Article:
This picture came up in my Facebook memories today. It took my breath away for a moment, just like it has for nine years now. It was the last picture taken of me before my midwife found the lump and my life changed forever.
The first time I saw that photo, I realized I didn’t know that woman anymore. She was naive. Laying there in the sun without any inkling that a cancer was growing inside her. Look at her—unafraid and without anxiety. Less than 48 hours later, she would be gone, replaced by someone who was afraid of each new day because she had no idea what it would bring.
My diagnosis was divine intervention I believe. I was a busy mom of three little girls and hadn’t had time to go to the doctor since my youngest had been born. I hadn’t needed to—I was 34 and the healthiest I’d ever been. Between potty training, working, and caring for my dad in his last months of life, I barely had time to call and cancel the previous year’s appointment.
Finally, though, we lost Dad, and I was reminded how important it was to make time for my health once in a while. So, this year I kept the appointment. It was the day after this photo. Tan and happy from a weekend on the lake, I had a relaxed, friendly conversation with my midwife as she walked through the usual routine. I noticed she lingered in one spot. Then moved her hand. Then returned to that spot.
She told me she felt something and left the room for a minute.
When she stepped out, I sat up and laughed a little at the mere suggestion that there could be something happening in my body I was unaware of. After all, my dad had just died of cancer. I had already paid my dues when it came to illness and tragedy, and I would definitely know if I was sick.
When my midwife returned to the room, she told me she was sending me immediately for an ultrasound. Her words were calm, but her eyes were worried. I don’t know how, but at that moment my heart knew. I was in and out of doctor’s offices the rest of that week. We spent the following weekend in a daze. Not really wanting to speak out loud the thoughts circling in our heads.
“You’ll be fine,” my husband would say as he wrestled with the possibility that there could be a problem with his family he would be powerless to fix. On the one hand, I was absolutely terrified. I thought of nothing other than what would happen to my girls if I weren’t there to raise them. Every ache, cramp, or twitch felt like it must be cancer growing inside me. Then, I would feel stupid. I thought surely I was doing all of this worrying for nothing, and I would look like an idiot when the doctor called with the report.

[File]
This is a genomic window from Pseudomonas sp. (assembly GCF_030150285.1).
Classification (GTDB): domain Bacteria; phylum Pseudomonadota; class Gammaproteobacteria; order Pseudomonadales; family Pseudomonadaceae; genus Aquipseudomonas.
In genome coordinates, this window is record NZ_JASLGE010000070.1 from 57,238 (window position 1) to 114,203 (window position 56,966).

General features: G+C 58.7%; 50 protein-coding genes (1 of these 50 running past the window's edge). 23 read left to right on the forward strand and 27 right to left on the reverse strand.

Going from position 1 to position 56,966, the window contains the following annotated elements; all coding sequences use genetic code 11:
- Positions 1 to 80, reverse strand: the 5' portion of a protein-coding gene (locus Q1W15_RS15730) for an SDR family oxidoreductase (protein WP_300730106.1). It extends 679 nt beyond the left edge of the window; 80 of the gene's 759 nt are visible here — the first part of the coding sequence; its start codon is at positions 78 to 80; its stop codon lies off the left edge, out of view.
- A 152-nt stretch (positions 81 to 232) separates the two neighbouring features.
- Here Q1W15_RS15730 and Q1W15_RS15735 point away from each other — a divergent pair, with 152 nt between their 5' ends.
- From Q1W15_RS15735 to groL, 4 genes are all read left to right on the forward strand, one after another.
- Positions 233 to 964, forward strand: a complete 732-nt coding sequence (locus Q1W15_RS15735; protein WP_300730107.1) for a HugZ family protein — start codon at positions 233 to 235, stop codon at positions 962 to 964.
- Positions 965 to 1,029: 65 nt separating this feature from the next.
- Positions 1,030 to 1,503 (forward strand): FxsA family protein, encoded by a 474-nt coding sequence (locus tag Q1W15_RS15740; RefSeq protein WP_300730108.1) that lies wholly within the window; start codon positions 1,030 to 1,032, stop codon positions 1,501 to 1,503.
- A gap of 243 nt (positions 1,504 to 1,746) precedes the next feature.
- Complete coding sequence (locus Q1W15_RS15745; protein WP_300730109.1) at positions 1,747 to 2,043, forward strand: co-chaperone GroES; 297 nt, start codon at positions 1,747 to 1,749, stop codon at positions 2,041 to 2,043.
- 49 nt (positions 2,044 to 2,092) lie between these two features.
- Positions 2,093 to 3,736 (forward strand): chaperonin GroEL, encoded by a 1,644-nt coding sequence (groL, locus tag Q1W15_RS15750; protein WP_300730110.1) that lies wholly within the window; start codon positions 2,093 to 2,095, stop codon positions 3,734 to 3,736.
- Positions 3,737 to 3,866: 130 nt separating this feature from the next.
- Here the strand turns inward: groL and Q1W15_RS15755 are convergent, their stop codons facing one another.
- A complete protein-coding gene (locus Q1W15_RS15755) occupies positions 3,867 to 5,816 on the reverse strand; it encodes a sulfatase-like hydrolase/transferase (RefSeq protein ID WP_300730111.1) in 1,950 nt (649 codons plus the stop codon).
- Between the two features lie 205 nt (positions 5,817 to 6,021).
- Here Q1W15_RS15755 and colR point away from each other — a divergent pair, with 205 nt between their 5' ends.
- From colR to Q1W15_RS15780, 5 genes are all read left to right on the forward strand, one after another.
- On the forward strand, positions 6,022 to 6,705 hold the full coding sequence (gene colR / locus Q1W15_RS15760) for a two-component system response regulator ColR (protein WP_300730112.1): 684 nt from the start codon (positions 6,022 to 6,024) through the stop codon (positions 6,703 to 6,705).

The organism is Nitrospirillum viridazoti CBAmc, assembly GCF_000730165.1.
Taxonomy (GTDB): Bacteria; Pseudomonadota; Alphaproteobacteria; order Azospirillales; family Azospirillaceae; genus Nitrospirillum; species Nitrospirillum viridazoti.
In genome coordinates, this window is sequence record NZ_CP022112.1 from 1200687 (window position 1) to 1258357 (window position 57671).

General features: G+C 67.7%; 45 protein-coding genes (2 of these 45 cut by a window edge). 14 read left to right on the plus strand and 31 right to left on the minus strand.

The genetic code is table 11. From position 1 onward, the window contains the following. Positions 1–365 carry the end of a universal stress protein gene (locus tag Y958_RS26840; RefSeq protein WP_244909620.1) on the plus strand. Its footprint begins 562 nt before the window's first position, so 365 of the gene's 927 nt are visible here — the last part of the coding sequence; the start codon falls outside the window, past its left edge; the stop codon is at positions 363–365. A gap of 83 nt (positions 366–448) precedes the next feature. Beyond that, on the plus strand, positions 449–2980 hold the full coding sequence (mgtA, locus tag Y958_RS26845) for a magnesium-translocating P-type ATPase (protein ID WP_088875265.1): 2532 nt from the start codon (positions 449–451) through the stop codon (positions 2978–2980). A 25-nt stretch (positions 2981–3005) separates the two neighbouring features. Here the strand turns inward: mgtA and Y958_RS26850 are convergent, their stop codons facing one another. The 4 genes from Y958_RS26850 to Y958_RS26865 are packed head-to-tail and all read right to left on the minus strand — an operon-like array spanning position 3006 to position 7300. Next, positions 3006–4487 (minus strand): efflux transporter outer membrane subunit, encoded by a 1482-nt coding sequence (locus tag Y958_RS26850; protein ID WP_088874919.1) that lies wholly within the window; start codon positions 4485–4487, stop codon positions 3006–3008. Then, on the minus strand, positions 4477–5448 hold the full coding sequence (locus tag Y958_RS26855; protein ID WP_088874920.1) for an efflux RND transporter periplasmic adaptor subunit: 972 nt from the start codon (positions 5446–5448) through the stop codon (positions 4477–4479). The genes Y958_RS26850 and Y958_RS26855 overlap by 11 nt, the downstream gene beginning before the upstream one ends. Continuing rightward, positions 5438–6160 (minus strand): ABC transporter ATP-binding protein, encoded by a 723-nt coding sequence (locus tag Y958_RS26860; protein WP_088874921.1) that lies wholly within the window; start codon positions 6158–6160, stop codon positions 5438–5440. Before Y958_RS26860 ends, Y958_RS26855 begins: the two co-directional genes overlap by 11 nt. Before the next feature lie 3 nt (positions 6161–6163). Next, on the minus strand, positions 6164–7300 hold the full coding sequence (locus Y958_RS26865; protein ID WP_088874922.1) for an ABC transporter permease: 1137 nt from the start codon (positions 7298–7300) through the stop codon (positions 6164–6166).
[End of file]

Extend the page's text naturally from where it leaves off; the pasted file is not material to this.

It wasn’t nothing.
Two weeks after this photo, my phone rang. I was at work and lucky enough to be standing in a soundproof booth. When she called, she asked if I was alone. I told her it didn’t matter because I was tired of waiting. It was stage two they believed and relatively fast growing. They would call later to tell me what my next steps would be.
I stayed in that booth for another two hours. I’m sure I cried, but I don’t remember. I finished work that day because I desperately wanted to avoid delivering the news. How could I look my husband in the eyes and know I was about to change his life forever? At that moment, it didn’t matter how many women had stood in these shoes before me. I felt desperately alone.
Almost instinctively, I drove to the office of a friend who had just finished her surgeries and chemo. “What do you want to know?” she asked as she hugged me.
“What’s going to happen to me?” I responded. It was all I could think to ask as I desperately clung to the hope that she would have some magical wisdom that would make this feeling of dread in my gut go away.
It will be a year of hell, she told me, but you’re going to make it. I took enough strength from her to finish the drive home and deliver the news.
It was a blur from there.
I remember a nurse navigator telling me not to let it take over my life. I remember that because it quickly became clear that I had no choice. They would tell me where to be and when, and if I wanted to live, I would be there. Even if it meant missing my daughter’s first volleyball game, my 10th anniversary, or another day of work.
Today I look at pictures of that year, many of them taken by other people because I couldn’t be there, and I feel like I was asleep for the entire year. I have few memories of anything other than trying to survive. The pain of that loss will always stay with me, but other things will stay with me too. Lessons I will carry in my heart for the rest of my life.
After all the smoke cleared, after that year of hell, I was one of the lucky ones. My journey can hardly compare to what I’ve seen some women go through since then. All along the way, I learned things. I learned how to use my pain to help others in their own time of fear and uncertainty. I learned how much a heartfelt note or a gift card for pizza can mean when you feel alone. I learned that it’s OK to tell people when you’re not OK.
Most of all I learned that lake days don’t last forever, so you have to enjoy them while you can.
I am here today and so much better for having experienced the loss of the woman in that photo. Cancer taught me how to live, and I believe that was God’s plan for me all along.